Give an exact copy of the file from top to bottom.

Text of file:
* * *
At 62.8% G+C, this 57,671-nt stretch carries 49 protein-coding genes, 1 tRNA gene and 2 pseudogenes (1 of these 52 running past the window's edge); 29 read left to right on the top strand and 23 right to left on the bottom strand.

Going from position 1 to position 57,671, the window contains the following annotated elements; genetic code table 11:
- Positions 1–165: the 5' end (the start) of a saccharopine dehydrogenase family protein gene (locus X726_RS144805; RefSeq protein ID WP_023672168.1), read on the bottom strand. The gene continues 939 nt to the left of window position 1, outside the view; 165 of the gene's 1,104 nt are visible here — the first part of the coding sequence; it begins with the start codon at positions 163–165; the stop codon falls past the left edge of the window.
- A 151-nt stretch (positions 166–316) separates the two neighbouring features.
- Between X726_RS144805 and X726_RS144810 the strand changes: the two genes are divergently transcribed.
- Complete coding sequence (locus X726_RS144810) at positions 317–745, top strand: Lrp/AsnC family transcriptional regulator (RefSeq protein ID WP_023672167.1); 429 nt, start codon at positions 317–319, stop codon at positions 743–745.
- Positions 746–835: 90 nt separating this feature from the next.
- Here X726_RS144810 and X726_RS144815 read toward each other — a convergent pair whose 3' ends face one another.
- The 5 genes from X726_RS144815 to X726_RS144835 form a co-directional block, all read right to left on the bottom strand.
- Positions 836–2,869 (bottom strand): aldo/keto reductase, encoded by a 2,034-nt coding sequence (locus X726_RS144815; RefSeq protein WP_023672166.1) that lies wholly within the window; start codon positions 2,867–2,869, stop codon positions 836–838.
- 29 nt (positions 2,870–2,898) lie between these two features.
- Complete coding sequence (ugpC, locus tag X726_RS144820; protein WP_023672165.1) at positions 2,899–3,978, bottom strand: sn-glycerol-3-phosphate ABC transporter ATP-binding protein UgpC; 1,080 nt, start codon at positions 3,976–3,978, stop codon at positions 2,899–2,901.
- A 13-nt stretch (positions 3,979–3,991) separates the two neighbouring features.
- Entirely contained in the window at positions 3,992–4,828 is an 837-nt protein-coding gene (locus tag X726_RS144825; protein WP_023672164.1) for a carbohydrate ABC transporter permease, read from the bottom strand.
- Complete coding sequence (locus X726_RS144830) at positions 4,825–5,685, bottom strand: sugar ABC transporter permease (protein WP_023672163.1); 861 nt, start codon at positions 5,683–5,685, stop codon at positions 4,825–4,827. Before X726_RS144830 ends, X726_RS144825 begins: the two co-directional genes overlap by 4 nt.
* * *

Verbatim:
At 62.8% G+C, this 57,671-nt stretch carries 49 protein-coding genes, 1 tRNA gene and 2 pseudogenes (1 of these 52 running past the window's edge); 29 read left to right on the top strand and 23 right to left on the bottom strand.

Going from position 1 to position 57,671, the window contains the following annotated elements; genetic code table 11:
- Positions 1–165: the 5' end (the start) of a saccharopine dehydrogenase family protein gene (locus X726_RS144805; RefSeq protein ID WP_023672168.1), read on the bottom strand. The gene continues 939 nt to the left of window position 1, outside the view; 165 of the gene's 1,104 nt are visible here — the first part of the coding sequence; it begins with the start codon at positions 163–165; the stop codon falls past the left edge of the window.
- A 151-nt stretch (positions 166–316) separates the two neighbouring features.
- Between X726_RS144805 and X726_RS144810 the strand changes: the two genes are divergently transcribed.
- Complete coding sequence (locus X726_RS144810) at positions 317–745, top strand: Lrp/AsnC family transcriptional regulator (RefSeq protein ID WP_023672167.1); 429 nt, start codon at positions 317–319, stop codon at positions 743–745.
- Positions 746–835: 90 nt separating this feature from the next.
- Here X726_RS144810 and X726_RS144815 read toward each other — a convergent pair whose 3' ends face one another.
- The 5 genes from X726_RS144815 to X726_RS144835 form a co-directional block, all read right to left on the bottom strand.
- Positions 836–2,869 (bottom strand): aldo/keto reductase, encoded by a 2,034-nt coding sequence (locus X726_RS144815; RefSeq protein WP_023672166.1) that lies wholly within the window; start codon positions 2,867–2,869, stop codon positions 836–838.
- 29 nt (positions 2,870–2,898) lie between these two features.
- Complete coding sequence (ugpC, locus tag X726_RS144820; protein WP_023672165.1) at positions 2,899–3,978, bottom strand: sn-glycerol-3-phosphate ABC transporter ATP-binding protein UgpC; 1,080 nt, start codon at positions 3,976–3,978, stop codon at positions 2,899–2,901.
- A 13-nt stretch (positions 3,979–3,991) separates the two neighbouring features.
- Entirely contained in the window at positions 3,992–4,828 is an 837-nt protein-coding gene (locus tag X726_RS144825; protein WP_023672164.1) for a carbohydrate ABC transporter permease, read from the bottom strand.
- Complete coding sequence (locus X726_RS144830) at positions 4,825–5,685, bottom strand: sugar ABC transporter permease (protein WP_023672163.1); 861 nt, start codon at positions 5,683–5,685, stop codon at positions 4,825–4,827. Before X726_RS144830 ends, X726_RS144825 begins: the two co-directional genes overlap by 4 nt.